Monitoring Logon Attempts in Active Directory with PowerShell

Domain-Controllers monitor successful logon attempts by default. All events of all login attempts are logged in the Event Viewer. In this article I will cover how to monitor all logon events with PowerShell. Let’s dive in.

What is it about?

Successful logons are logged with ID 4624. Failed attempts are logged with ID 4771. Furthermore, we should also specify the user name.


Code Samples for successful and failed Logons

Successful Logons – 4624

The following code displays all successful logons of the username f.bizeps (Franz Bizeps) 😉

Get-EventLog -LogName Security -InstanceId 4624 | 
Where-Object Message -match "f.bizeps" | 
Format-Table TimeGenerated,Message -AutoSize -Wrap

A little bit more precise you can use Select-Object to display only the last logon.

Get-EventLog -LogName Security -InstanceId 4624 | 
Where-Object Message -match "f.bizeps" | 
Select-Object -First 1 |
Format-Table TimeGenerated,Message -AutoSize -Wrap

Failed Logons – 4771

Note that failed logons are not enabled by default. This setting must be enabled in the default domain controllers policy.

For showing all failed logons of user f.bizeps run the command below.

Get-EventLog -LogName Security -InstanceId 4771 | 
Where-Object Message -match "f.bizeps" | 
Format-Table TimeGenerated,Message -AutoSize -Wrap

Hope this was helpful!

3 replies »

  1. Hi Patrick,

    Another way is to use Get-WinEvent and better Get-WinEvent with -FilterHashTable for better performance or a better later exploitability.
    Let me show a sample, based on your search.
    $Query = Get-WinEvent -FilterHashtable @{LogName = “Security”
    Id = 4624}
    $Query | Select-Object -Property @{Label = “TimeCreated” ; Expression = {$_.TimeCreated}},
    @{Label = “ID” ; Expression = {$_.ID}},
    @{Label = “MachineName” ; Expression = {$_.MachineName}},
    @{Label = “LevelDisplayName” ; Expression = {$_.LevelDisplayName}},
    @{Label = “TaskDisplayName” ; Expression = {$_.TaskDisplayName}},
    @{Label = “SecurityId” ; Expression = {$_.Properties[4].Value}},
    @{Label = “AccountName” ; Expression = {$_.Properties[5].Value}},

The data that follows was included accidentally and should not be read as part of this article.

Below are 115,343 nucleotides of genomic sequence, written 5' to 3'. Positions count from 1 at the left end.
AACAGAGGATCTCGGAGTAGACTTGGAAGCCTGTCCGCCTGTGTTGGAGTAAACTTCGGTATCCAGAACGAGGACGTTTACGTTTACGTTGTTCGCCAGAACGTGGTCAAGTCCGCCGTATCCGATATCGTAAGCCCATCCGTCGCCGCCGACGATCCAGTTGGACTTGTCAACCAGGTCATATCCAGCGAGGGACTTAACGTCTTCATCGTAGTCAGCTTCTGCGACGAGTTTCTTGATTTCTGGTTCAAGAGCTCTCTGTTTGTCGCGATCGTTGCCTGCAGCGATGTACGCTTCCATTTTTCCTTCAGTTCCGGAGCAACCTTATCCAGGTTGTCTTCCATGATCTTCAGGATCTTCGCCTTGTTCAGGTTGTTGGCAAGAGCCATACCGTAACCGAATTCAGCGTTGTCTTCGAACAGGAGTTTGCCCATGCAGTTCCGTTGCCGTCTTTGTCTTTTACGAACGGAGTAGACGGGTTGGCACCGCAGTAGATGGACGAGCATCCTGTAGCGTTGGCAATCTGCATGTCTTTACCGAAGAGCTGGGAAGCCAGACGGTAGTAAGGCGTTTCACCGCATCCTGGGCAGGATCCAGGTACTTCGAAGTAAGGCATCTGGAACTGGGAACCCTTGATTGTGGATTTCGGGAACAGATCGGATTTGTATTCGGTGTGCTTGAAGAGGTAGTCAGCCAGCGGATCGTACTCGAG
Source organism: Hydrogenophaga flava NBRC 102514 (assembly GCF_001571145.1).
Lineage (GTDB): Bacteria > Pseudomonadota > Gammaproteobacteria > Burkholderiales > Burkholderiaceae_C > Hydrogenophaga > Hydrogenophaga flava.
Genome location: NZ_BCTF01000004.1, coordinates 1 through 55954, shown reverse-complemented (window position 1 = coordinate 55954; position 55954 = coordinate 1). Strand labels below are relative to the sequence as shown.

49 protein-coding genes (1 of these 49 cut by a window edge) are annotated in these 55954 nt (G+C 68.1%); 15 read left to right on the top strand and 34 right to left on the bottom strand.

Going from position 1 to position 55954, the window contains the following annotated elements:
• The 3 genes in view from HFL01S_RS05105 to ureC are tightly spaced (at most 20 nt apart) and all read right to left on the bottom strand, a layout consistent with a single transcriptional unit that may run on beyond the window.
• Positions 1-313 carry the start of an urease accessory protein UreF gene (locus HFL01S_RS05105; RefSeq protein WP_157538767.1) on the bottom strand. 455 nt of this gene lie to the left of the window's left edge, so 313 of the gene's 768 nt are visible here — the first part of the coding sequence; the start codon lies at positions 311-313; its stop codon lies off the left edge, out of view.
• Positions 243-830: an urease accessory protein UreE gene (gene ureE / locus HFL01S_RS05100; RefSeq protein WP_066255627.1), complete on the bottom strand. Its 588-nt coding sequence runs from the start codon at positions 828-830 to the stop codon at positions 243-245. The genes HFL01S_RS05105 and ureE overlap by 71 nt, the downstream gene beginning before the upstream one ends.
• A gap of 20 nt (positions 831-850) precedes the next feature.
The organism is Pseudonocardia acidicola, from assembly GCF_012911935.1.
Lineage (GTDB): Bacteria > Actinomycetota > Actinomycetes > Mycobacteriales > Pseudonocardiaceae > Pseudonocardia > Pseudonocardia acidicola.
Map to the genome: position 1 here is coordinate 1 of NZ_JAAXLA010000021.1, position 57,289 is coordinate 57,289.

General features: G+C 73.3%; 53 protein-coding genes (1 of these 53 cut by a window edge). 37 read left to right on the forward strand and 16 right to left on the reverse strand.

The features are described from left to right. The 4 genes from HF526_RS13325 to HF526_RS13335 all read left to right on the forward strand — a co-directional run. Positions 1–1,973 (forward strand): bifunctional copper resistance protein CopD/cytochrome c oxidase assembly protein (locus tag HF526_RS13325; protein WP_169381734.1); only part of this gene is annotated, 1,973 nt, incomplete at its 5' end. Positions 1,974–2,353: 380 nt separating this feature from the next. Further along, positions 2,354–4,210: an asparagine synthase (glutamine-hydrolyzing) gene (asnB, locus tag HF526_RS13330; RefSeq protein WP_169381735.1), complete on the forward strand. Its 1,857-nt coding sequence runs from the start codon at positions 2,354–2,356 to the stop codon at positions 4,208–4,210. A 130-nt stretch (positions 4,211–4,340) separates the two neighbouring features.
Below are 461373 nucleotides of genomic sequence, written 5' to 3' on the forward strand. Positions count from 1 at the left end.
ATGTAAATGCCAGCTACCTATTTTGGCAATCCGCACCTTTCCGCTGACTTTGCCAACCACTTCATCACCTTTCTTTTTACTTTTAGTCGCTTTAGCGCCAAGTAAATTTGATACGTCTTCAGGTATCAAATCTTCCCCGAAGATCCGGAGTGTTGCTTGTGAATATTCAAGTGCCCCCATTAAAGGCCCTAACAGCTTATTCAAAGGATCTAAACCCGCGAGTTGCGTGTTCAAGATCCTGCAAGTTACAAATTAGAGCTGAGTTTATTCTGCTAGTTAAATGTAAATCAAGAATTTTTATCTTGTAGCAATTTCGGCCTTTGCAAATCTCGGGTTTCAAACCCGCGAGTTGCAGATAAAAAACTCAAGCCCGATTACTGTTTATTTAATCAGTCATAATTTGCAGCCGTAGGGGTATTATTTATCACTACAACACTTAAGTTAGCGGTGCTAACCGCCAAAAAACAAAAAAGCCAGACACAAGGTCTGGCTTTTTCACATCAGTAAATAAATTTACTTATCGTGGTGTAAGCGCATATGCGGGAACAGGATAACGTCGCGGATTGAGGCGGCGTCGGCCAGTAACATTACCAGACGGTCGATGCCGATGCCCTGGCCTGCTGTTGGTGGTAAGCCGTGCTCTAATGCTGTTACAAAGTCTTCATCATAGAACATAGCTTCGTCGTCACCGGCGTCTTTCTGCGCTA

@{Label = “AccountDomain” ; Expression = {$_.Properties[6].Value}},
    @{Label = “LogonId” ; Expression = {$_.Properties[7].Value}},
    @{Label = “LogonType” ; Expression = {$_.Properties[8].Value}},
    @{Label = “Workstation” ; Expression = {$_.Properties[11].Value}},
    @{Label = “LogonGuid” ; Expression = {$_.Properties[12].Value}} |
    Where-Object -Property AccountName -EQ “Olivier” |
    Format-Table -AutoSize -Wrap

    The output is displayed as an object, not a block string. It’s very boring with eventlogs, a lot of information are located in a unique property called Properties (corresponding to Message). With your previsious code, the output is just a string block for all the Message property.

    In the FilterHasTable, you could also add other parameters like the folowwing, and there is very efficient.
    $StartTime = Get-Date -Year 2020 -Month 10 -Day 7 -Hour 07 -Minute 36 -Second 02
    $EndTime = Get-Date -Year 2020 -Month 10 -Day 7 -Hour 07 -Minute 36 -Second 05
    $Query = Get-WinEvent -FilterHashtable @{
    LogName = ‘Security’
    StartTime = $StartTime
    EndTime = $EndTime
    ID = “4624”
    Nota : I separate the EventLog query from the display. The query takes the longest time. You could also reduced easily the query by Adding the parameter -MaxEvents

    I recognize, however, that in the case showed, Get-EventLog is quite effective.-

    Liked by 1 person

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